By Hartley Henderson, Manufacturers Monthly
HR outsourcing offers bottom line benefits
IN the current tight labour market conditions, many companies are finding it hard to obtain and keep the right employees, and this in turn can have an impact on growth and the bottom line.
More innovative approaches are needed, and one solution which is likely to receive increasing attention is the outsourcing of the human resources function to a specialist service provider.
According to Greg Puttick, general manager of HR service provider EL Blue, a wide range of expertise can be part of a successfully outsourced service including recruitment, training, succession planning, flexible workforces, OH&S, payroll, career planning, employment legal issues, work agreements, and workers compensation.
Two main HR models are offered by the company: HR Outsourcing (HRO) and Employment Process Outsourcing (EPO).
The former involves replacing the HR function within a business and running it more efficiently; while with EPO a company’s workforce can be contractually taken over and managed externally in a partnership arrangement.
“Cost savings of 10% of labour cost net of our charges, and profit increases of 25-35% can typically be achieved by outsourcing all or part of the HR function,” Puttick told Manufacturers’ Monthly.
“These gains result not only from the provision of hands-on expertise, but also from the introduction of established business processes that are simple, practical, and ready to go.
“Services of this type can be particularly relevant for companies with high growth, flexible workforce requirements, and those that do not have an HR manager, or have an under-resourced HR department.
“HR experts can be provided, who may come and go as needed, to ensure best practice input across a wide range of specialist HR areas.
“Every organisation has areas of strength and weakness, so contracts can be flexible and exclude areas that are already being looked after competently.
“With the EPO option, outsourcing can be taken to the extent of the service provider contractually employing a customer’s workforce, while the client company continues to manage the workforce in terms of work tasks, business requirements and leadership.
“Responsibilities undertaken by the service provider can include ensuring an appropriate number of suitably qualified employees at any given time, planning future workforce needs, and dealing with a wide range of HR tasks such as induction of new employees, work place agreements and workers compensation issues,” Puttick said.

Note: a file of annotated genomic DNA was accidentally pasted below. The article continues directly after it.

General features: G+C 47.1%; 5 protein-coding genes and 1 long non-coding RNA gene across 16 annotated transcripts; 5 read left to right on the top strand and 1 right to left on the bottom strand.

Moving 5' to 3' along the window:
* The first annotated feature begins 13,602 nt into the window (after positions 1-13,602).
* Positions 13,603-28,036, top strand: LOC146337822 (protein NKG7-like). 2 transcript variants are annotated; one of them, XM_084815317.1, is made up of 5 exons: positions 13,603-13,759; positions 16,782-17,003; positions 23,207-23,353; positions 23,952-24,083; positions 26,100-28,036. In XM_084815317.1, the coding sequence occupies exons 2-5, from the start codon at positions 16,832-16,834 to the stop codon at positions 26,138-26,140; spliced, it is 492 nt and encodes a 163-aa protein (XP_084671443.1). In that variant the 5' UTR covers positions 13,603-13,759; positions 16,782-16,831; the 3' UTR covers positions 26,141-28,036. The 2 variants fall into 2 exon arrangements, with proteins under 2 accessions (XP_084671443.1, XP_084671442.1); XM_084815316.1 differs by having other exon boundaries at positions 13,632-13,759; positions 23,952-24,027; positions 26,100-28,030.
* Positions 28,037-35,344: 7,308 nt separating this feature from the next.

Student program According to Puttick, effective recruitment strategies should be seen as a critical part of the HR function.
“For example, we have developed a program designed to provide clients with a ‘best in class’ long-term workforce whereby relationships are formed with universities and professional institutes to enable students to work for a period of time in a client environment.
“This early contact enables us to qualify, filter, and recruit the most talented employee prospects before they hit the job market.
“Success depends largely on the ability to create a culture and environment of mutual care, commitment and employee engagement, and best value can be added to companies that want to focus on core business, maintain a flexible workforce, and plan to grow.”
Puttick says HR outsourcing is a common concept in the US and Europe, and is slowly finding its way into Australia.
“The manufacturing sector overseas is a pioneer in taking up this service in response to cost pressures, workforce shortages, and the need for a seasonally flexible workforce.
Improved practices and cost savings can usually be made in a wide range of areas.
“For example, some companies have an absenteeism rate of over 4.5%, where an acceptable rate of 2% is very achievable.
“An Australian-owned engineering and manufacturing company that we have provided outsourced HR services to for four years has experienced three years of double digit growth. “Initially, the workforce had a highly unionised, inflexible culture with very little alignment to the company’s goals, and this was reflected in high absenteeism and injury rates.
“Absenteeism is now under 2%, multi-skilling has been introduced, and improvements in efficiency and flexibility have contributed to greater competitiveness and profitability.”
Puttick says big gains can be achieved by providing management with the time to spend on business planning, performance and growth, instead of people issues.
“Cost savings for a manufacturing enterprise from handing the HR responsibility to an expert organisation can be as high as 200k for an organisation with approximately 60 employees,” Puttick said.